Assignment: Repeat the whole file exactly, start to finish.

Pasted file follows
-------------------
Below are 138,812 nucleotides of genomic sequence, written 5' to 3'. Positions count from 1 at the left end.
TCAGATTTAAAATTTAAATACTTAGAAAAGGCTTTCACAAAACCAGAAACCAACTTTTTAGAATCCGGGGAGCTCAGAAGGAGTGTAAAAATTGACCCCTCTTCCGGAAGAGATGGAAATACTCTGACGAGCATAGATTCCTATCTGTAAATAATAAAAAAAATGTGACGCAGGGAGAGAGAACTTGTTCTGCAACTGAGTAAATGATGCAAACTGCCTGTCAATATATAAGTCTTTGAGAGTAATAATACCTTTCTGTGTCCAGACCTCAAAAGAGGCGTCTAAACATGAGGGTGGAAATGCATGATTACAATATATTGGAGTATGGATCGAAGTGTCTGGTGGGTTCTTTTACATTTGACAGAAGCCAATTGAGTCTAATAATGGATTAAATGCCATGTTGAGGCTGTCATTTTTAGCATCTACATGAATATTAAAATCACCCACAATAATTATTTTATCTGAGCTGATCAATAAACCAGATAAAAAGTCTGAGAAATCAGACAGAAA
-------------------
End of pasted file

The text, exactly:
Below are 138,812 nucleotides of genomic sequence, written 5' to 3'. Positions count from 1 at the left end.
TCAGATTTAAAATTTAAATACTTAGAAAAGGCTTTCACAAAACCAGAAACCAACTTTTTAGAATCCGGGGAGCTCAGAAGGAGTGTAAAAATTGACCCCTCTTCCGGAAGAGATGGAAATACTCTGACGAGCATAGATTCCTATCTGTAAATAATAAAAAAAATGTGACGCAGGGAGAGAGAACTTGTTCTGCAACTGAGTAAATGATGCAAACTGCCTGTCAATATATAAGTCTTTGAGAGTAATAATACCTTTCTGTGTCCAGACCTCAAAAGAGGCGTCTAAACATGAGGGTGGAAATGCATGATTACAATATATTGGAGTATGGATCGAAGTGTCTGGTGGGTTCTTTTACATTTGACAGAAGCCAATTGAGTCTAATAATGGATTAAATGCCATGTTGAGGCTGTCATTTTTAGCATCTACATGAATATTAAAATCACCCACAATAATTATTTTATCTGAGCTGATCAATAAACCAGATAAAAAGTCTGAGAAATCAGACAGAAA